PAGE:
Belinda Ferrari

Associate Professor


I am an ARC Future Fellow, Deputy Head of School and Director of Research in the School of Biotechnology and Biomolecular Sciences. I am an Environmental Microbiologist, specialising in Antarctic Science and my research has two streams; it is both discovery-based and of an applied nature. I strive to integrate innovative cultivation methods with high throughput sequencing to the uncover the diversity and functional capacity of soil microbiomes. By doing so, my team recently discovered the capacity for bacteria to literally ‘live on air’. We coined this novel carbon fixation process as ‘atmospheric chemosynthesis’ which was recently published in the prestigious journal Nature. My future goals are to continue to challenge our understanding of the nutritional limits required for life, while training the next generation of confident scientists.

My Research Goals

  • To understand the global significance of atmospheric chemosynthesis;
  • To develop novel cultivation approaches for microbial dark matter; particularly those capable of atmospheric chemosynthesis
  • Uncover the microbial diversity and functioning of soil microbes living in Antarctica;
  • Develop microbial focused ecotoxicity tests and apply them to contaminated soils, with the aim of developing remediation targets for contaminants;
  • To isolate and characterise cold-adapted hydrocarbon degrading fungi and bacteria.

My Research in Detail

Please see for more details including information on our recent Antarctic Expedition.


I have built up strong partnerships across both the Biotechnology industry and government bodies in Australia. My research has real-world applications, driving remediation targets, guideline derivation and conservation efforts in Antarctica.

In Antarctic soils, microbes are the most dominant lifeform and they drive geochemical processes, particularly carbon and nitrogen cycling. My research is aimed at unravelling the breadth of microbial diversity and their functioning in soil. My team focuses on microbial dark matter, that is bacteria, archaea and fungi that are yet-to-be cultured or characterised. By integrating single-cell with high throughput sequencing technologies and multivariate analyses, my group is exploring the ecology of microbes in both pristine and contaminated soils.

My focus is currently Polar Science, and through collaboration with the Australian Antarctic Division, we are using molecular tools to evaluate soil health in response to both natural and man-made disturbances, such as hydrocarbon contamination through to climate induced change. On the discovery side, my research is world-class, as we recently discovered that in terrestrial Antarctica bacteria are surviving by literally living on air. This finding published in the journal Nature is now challenging our understanding of the nutritional limits required to support life and opens the possibility for life elsewhere.   The question that remains is how widespread this new process, we coined ‘atmospheric chemosynthesis’ is in Antarctica and other oligotrophic habitats globally.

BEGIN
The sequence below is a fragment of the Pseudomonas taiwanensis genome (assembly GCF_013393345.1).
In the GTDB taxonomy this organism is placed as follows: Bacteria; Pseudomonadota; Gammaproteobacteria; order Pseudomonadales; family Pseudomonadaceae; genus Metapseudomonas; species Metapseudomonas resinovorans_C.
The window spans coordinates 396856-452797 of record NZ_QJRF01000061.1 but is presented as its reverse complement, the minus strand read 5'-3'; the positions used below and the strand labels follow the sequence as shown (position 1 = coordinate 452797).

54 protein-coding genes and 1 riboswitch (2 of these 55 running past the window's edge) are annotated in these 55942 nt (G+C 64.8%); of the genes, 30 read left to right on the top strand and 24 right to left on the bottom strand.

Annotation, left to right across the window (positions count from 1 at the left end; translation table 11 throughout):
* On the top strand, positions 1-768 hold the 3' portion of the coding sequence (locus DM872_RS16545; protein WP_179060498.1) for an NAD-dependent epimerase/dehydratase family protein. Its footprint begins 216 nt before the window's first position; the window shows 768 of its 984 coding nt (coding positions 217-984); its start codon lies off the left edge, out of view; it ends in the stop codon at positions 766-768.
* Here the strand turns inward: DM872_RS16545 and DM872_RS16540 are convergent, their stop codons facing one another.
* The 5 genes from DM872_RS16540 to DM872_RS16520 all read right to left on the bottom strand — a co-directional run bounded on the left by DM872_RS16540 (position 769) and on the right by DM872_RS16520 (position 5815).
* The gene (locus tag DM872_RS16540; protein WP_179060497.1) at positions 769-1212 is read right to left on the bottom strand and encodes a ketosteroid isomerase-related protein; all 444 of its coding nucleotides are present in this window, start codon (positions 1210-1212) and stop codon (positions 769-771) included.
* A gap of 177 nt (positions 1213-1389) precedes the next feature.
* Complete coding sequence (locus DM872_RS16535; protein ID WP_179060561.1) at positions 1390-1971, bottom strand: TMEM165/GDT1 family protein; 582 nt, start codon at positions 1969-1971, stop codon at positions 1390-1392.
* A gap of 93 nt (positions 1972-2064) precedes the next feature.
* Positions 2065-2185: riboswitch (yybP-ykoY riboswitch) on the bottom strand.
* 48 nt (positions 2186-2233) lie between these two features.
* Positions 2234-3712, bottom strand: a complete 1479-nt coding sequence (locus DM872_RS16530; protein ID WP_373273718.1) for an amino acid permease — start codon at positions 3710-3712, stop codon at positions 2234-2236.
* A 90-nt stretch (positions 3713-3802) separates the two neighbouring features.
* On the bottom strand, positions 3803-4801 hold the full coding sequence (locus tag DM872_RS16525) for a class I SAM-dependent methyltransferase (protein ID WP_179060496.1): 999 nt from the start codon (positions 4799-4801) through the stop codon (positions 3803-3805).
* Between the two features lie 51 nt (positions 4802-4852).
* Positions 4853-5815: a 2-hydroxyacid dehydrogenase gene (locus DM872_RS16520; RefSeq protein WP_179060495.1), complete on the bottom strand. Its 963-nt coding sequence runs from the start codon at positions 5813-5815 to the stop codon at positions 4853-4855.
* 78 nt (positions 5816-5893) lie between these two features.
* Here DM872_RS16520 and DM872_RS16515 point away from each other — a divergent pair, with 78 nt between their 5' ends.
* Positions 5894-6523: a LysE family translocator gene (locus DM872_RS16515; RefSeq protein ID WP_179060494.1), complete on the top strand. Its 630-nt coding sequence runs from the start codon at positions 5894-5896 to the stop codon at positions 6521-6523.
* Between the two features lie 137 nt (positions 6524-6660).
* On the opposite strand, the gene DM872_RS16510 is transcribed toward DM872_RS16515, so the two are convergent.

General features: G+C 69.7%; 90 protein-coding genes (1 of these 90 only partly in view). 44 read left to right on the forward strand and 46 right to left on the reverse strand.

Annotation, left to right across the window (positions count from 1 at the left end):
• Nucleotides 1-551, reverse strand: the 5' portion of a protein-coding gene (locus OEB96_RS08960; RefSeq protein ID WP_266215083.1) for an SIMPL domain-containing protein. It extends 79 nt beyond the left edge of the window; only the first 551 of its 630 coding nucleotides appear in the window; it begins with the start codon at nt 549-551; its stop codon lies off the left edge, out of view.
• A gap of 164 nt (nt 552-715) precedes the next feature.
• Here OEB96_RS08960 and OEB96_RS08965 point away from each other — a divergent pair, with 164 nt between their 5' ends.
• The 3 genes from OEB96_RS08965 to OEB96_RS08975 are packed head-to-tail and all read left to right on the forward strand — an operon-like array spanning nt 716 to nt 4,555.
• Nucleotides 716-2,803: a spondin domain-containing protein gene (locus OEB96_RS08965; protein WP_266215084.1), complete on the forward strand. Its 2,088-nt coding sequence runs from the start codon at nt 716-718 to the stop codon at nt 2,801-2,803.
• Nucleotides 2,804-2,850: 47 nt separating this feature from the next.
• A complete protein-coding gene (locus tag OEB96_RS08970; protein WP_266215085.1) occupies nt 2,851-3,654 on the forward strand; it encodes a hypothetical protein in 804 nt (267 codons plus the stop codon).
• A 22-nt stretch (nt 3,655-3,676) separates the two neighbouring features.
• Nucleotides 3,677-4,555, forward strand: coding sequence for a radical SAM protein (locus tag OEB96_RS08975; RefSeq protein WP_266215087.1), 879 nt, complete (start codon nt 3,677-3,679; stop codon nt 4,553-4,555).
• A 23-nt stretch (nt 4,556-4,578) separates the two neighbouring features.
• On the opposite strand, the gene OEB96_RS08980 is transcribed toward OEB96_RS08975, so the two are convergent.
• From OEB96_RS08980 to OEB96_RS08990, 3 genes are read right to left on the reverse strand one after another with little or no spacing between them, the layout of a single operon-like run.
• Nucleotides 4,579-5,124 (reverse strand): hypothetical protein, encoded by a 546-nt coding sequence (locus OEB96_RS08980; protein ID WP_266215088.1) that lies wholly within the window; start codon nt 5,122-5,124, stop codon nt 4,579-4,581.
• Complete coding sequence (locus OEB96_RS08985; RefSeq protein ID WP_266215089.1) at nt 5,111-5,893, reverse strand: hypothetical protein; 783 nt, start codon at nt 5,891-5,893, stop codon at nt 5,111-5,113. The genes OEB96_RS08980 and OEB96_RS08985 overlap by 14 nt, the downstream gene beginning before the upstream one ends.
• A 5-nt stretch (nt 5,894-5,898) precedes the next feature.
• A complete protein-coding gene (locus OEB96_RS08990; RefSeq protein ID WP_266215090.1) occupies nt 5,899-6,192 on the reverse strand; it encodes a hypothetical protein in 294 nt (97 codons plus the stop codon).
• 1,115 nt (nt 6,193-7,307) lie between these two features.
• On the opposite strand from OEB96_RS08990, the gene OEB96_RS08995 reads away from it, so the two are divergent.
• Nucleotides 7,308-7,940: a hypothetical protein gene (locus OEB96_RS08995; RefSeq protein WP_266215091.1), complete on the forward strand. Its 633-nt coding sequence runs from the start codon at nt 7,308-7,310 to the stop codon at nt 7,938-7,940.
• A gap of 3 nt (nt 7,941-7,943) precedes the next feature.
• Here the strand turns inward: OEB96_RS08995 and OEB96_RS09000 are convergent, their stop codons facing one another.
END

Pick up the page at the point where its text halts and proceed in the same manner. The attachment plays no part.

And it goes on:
• Uncovering the diversity of novel secondary metabolites in polar soils - Nicole Benaud, PhD; Submitted
  • Residual toxicity and bioremediation of soils at Casey station, Antarctica - Sarita Pudasaini, PhD; Submitted
  • Isolation and characterisation of Candidatus Dormibacteraeota (AD3) in Antarctic soil- Kate Montgomery, PhD
  • Understanding drivers of the nitrogen cycle in pristine and hydrocarbon contaminated polar soils - Sally Crane, PhD
  • Microbial diversity and drivers of community assembly across east Antarctica - Eden Zhang, PhD
  • Mapping the global significance of atmospheric chemosynthesis - Angelique Ray, PhD
  • Microbial community shifts after a decade of change in the Windmill Islands, east Antarctica - Sin Yin Wong, PhD
  • Microbial bioactives and elucidating their role in Antarctica - Carolina Gutiérrez-Chávez, PhD
  • Cultivation and characterisation of ammonia oxidising Archaea from Antarctic Enrichments – Devan Chelliah, Honours
  • Isolating novel hydrocarbon degrading bacteria from highly contaminated soils - Alistair Campbell, Honours

Professional affiliations and service positions

  • Deputy Head of School and Director of Research
  • Australian Microbiome Scientific Co-ordination Working Group
  • Member of the UNSW Sydney’s Women in Research Network and the Network of Academic Women in BABS.
  • Faculty of Science Board member, UNSW Sydney
  • UNSW; University Promotions Committee (A/Prof) and Senior Lecturer Promotion committee 2018-2020
  • Panellist for The Royal Society of New Zealand’s Marsden Fund; 2017-2019
  • Academy of Sciences National Committee for Antarctic Research 2012-2016.




  • Faculty of Science Staff Excellence Award for Research Excellence; 2018
  • The only researcher at UNSW recognized in the ARC 2017-18 edition of “making a difference- Outcomes of ARC supported research’
  • ARC Future Fellowship; 2017
  • Outstanding Supervisor Award at UNSW Sydney; 2015.
  • Dean's Carers Fellowship, UNSW Sydney; 2014